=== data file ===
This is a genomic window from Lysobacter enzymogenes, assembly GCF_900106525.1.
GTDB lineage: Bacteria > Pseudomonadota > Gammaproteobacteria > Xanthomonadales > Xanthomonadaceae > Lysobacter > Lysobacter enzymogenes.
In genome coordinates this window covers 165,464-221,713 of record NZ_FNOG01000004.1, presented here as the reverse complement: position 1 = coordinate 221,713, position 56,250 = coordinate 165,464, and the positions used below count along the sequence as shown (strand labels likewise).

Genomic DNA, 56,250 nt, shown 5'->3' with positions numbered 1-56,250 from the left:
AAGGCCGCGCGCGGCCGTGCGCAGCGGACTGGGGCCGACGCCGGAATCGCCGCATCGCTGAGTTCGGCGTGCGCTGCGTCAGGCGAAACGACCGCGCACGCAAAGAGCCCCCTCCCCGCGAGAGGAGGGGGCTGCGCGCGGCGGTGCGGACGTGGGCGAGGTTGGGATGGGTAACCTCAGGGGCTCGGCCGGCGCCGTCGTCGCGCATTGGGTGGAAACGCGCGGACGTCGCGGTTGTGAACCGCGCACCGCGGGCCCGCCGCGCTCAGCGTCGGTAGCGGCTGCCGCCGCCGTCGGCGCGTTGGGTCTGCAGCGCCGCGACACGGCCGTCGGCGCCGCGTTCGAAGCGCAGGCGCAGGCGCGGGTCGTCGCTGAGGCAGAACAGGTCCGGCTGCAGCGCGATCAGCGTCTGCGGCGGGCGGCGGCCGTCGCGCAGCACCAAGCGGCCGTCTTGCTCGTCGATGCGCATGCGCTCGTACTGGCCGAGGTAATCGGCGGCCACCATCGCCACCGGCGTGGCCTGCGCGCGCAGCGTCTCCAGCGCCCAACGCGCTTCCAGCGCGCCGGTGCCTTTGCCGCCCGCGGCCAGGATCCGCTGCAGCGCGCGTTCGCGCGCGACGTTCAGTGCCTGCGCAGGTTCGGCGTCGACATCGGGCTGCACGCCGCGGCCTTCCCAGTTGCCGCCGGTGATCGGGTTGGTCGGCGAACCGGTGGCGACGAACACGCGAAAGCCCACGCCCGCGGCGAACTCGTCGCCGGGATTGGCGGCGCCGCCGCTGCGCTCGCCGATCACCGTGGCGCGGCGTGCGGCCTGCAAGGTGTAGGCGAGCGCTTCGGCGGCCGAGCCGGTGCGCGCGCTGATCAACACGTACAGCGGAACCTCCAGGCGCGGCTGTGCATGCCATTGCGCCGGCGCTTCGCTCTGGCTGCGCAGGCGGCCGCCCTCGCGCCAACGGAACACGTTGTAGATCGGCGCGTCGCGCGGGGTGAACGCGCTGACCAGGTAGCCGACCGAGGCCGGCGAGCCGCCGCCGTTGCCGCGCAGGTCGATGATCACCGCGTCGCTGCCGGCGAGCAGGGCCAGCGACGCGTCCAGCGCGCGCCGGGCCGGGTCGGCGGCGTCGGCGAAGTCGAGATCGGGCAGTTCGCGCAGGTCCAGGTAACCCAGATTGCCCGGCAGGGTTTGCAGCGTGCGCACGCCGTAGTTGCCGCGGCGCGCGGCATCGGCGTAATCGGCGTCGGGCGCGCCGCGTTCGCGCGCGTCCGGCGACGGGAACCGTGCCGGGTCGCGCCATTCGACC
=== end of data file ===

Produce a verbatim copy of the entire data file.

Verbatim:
This is a genomic window from Lysobacter enzymogenes, assembly GCF_900106525.1.
GTDB lineage: Bacteria > Pseudomonadota > Gammaproteobacteria > Xanthomonadales > Xanthomonadaceae > Lysobacter > Lysobacter enzymogenes.
In genome coordinates this window covers 165,464-221,713 of record NZ_FNOG01000004.1, presented here as the reverse complement: position 1 = coordinate 221,713, position 56,250 = coordinate 165,464, and the positions used below count along the sequence as shown (strand labels likewise).

Genomic DNA, 56,250 nt, shown 5'->3' with positions numbered 1-56,250 from the left:
AAGGCCGCGCGCGGCCGTGCGCAGCGGACTGGGGCCGACGCCGGAATCGCCGCATCGCTGAGTTCGGCGTGCGCTGCGTCAGGCGAAACGACCGCGCACGCAAAGAGCCCCCTCCCCGCGAGAGGAGGGGGCTGCGCGCGGCGGTGCGGACGTGGGCGAGGTTGGGATGGGTAACCTCAGGGGCTCGGCCGGCGCCGTCGTCGCGCATTGGGTGGAAACGCGCGGACGTCGCGGTTGTGAACCGCGCACCGCGGGCCCGCCGCGCTCAGCGTCGGTAGCGGCTGCCGCCGCCGTCGGCGCGTTGGGTCTGCAGCGCCGCGACACGGCCGTCGGCGCCGCGTTCGAAGCGCAGGCGCAGGCGCGGGTCGTCGCTGAGGCAGAACAGGTCCGGCTGCAGCGCGATCAGCGTCTGCGGCGGGCGGCGGCCGTCGCGCAGCACCAAGCGGCCGTCTTGCTCGTCGATGCGCATGCGCTCGTACTGGCCGAGGTAATCGGCGGCCACCATCGCCACCGGCGTGGCCTGCGCGCGCAGCGTCTCCAGCGCCCAACGCGCTTCCAGCGCGCCGGTGCCTTTGCCGCCCGCGGCCAGGATCCGCTGCAGCGCGCGTTCGCGCGCGACGTTCAGTGCCTGCGCAGGTTCGGCGTCGACATCGGGCTGCACGCCGCGGCCTTCCCAGTTGCCGCCGGTGATCGGGTTGGTCGGCGAACCGGTGGCGACGAACACGCGAAAGCCCACGCCCGCGGCGAACTCGTCGCCGGGATTGGCGGCGCCGCCGCTGCGCTCGCCGATCACCGTGGCGCGGCGTGCGGCCTGCAAGGTGTAGGCGAGCGCTTCGGCGGCCGAGCCGGTGCGCGCGCTGATCAACACGTACAGCGGAACCTCCAGGCGCGGCTGTGCATGCCATTGCGCCGGCGCTTCGCTCTGGCTGCGCAGGCGGCCGCCCTCGCGCCAACGGAACACGTTGTAGATCGGCGCGTCGCGCGGGGTGAACGCGCTGACCAGGTAGCCGACCGAGGCCGGCGAGCCGCCGCCGTTGCCGCGCAGGTCGATGATCACCGCGTCGCTGCCGGCGAGCAGGGCCAGCGACGCGTCCAGCGCGCGCCGGGCCGGGTCGGCGGCGTCGGCGAAGTCGAGATCGGGCAGTTCGCGCAGGTCCAGGTAACCCAGATTGCCCGGCAGGGTTTGCAGCGTGCGCACGCCGTAGTTGCCGCGGCGCGCGGCATCGGCGTAATCGGCGTCGGGCGCGCCGCGTTCGCGCGCGTCCGGCGACGGGAACCGTGCCGGGTCGCGCCATTCGACC